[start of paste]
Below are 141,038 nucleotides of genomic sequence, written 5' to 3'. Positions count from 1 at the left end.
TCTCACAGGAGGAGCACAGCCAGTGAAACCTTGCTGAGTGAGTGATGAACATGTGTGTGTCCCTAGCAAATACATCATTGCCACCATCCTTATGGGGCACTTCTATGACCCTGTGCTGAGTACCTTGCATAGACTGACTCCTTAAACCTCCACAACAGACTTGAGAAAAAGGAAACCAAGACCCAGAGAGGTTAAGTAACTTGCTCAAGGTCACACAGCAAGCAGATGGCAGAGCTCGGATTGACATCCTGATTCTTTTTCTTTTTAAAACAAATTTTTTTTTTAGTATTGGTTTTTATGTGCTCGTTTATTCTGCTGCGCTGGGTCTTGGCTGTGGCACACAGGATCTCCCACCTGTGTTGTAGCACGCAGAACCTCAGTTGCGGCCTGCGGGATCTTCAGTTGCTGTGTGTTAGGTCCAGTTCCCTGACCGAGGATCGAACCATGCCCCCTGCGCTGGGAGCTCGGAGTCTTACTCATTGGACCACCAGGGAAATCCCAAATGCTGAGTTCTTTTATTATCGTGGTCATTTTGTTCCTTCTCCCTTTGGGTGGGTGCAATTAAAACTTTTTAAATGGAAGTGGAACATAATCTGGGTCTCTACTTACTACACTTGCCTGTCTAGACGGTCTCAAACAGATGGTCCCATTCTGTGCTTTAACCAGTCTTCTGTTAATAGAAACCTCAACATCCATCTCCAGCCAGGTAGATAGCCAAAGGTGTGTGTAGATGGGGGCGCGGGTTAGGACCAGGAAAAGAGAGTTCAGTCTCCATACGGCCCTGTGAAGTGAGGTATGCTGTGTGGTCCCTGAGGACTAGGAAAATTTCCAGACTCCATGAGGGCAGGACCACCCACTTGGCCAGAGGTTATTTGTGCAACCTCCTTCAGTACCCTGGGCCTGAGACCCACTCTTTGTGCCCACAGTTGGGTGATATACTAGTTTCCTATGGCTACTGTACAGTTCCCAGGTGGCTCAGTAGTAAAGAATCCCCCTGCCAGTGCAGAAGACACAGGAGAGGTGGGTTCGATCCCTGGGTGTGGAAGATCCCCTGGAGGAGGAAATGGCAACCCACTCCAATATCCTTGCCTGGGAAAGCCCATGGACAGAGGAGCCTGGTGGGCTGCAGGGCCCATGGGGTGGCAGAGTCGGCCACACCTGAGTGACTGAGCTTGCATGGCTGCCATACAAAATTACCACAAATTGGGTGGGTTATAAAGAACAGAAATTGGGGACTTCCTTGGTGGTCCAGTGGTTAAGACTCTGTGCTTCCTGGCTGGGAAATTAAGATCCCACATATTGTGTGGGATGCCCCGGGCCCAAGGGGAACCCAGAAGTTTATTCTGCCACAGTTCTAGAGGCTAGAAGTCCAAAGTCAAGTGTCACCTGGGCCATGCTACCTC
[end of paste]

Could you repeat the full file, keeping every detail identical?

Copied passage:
Below are 141,038 nucleotides of genomic sequence, written 5' to 3'. Positions count from 1 at the left end.
TCTCACAGGAGGAGCACAGCCAGTGAAACCTTGCTGAGTGAGTGATGAACATGTGTGTGTCCCTAGCAAATACATCATTGCCACCATCCTTATGGGGCACTTCTATGACCCTGTGCTGAGTACCTTGCATAGACTGACTCCTTAAACCTCCACAACAGACTTGAGAAAAAGGAAACCAAGACCCAGAGAGGTTAAGTAACTTGCTCAAGGTCACACAGCAAGCAGATGGCAGAGCTCGGATTGACATCCTGATTCTTTTTCTTTTTAAAACAAATTTTTTTTTTAGTATTGGTTTTTATGTGCTCGTTTATTCTGCTGCGCTGGGTCTTGGCTGTGGCACACAGGATCTCCCACCTGTGTTGTAGCACGCAGAACCTCAGTTGCGGCCTGCGGGATCTTCAGTTGCTGTGTGTTAGGTCCAGTTCCCTGACCGAGGATCGAACCATGCCCCCTGCGCTGGGAGCTCGGAGTCTTACTCATTGGACCACCAGGGAAATCCCAAATGCTGAGTTCTTTTATTATCGTGGTCATTTTGTTCCTTCTCCCTTTGGGTGGGTGCAATTAAAACTTTTTAAATGGAAGTGGAACATAATCTGGGTCTCTACTTACTACACTTGCCTGTCTAGACGGTCTCAAACAGATGGTCCCATTCTGTGCTTTAACCAGTCTTCTGTTAATAGAAACCTCAACATCCATCTCCAGCCAGGTAGATAGCCAAAGGTGTGTGTAGATGGGGGCGCGGGTTAGGACCAGGAAAAGAGAGTTCAGTCTCCATACGGCCCTGTGAAGTGAGGTATGCTGTGTGGTCCCTGAGGACTAGGAAAATTTCCAGACTCCATGAGGGCAGGACCACCCACTTGGCCAGAGGTTATTTGTGCAACCTCCTTCAGTACCCTGGGCCTGAGACCCACTCTTTGTGCCCACAGTTGGGTGATATACTAGTTTCCTATGGCTACTGTACAGTTCCCAGGTGGCTCAGTAGTAAAGAATCCCCCTGCCAGTGCAGAAGACACAGGAGAGGTGGGTTCGATCCCTGGGTGTGGAAGATCCCCTGGAGGAGGAAATGGCAACCCACTCCAATATCCTTGCCTGGGAAAGCCCATGGACAGAGGAGCCTGGTGGGCTGCAGGGCCCATGGGGTGGCAGAGTCGGCCACACCTGAGTGACTGAGCTTGCATGGCTGCCATACAAAATTACCACAAATTGGGTGGGTTATAAAGAACAGAAATTGGGGACTTCCTTGGTGGTCCAGTGGTTAAGACTCTGTGCTTCCTGGCTGGGAAATTAAGATCCCACATATTGTGTGGGATGCCCCGGGCCCAAGGGGAACCCAGAAGTTTATTCTGCCACAGTTCTAGAGGCTAGAAGTCCAAAGTCAAGTGTCACCTGGGCCATGCTACCTC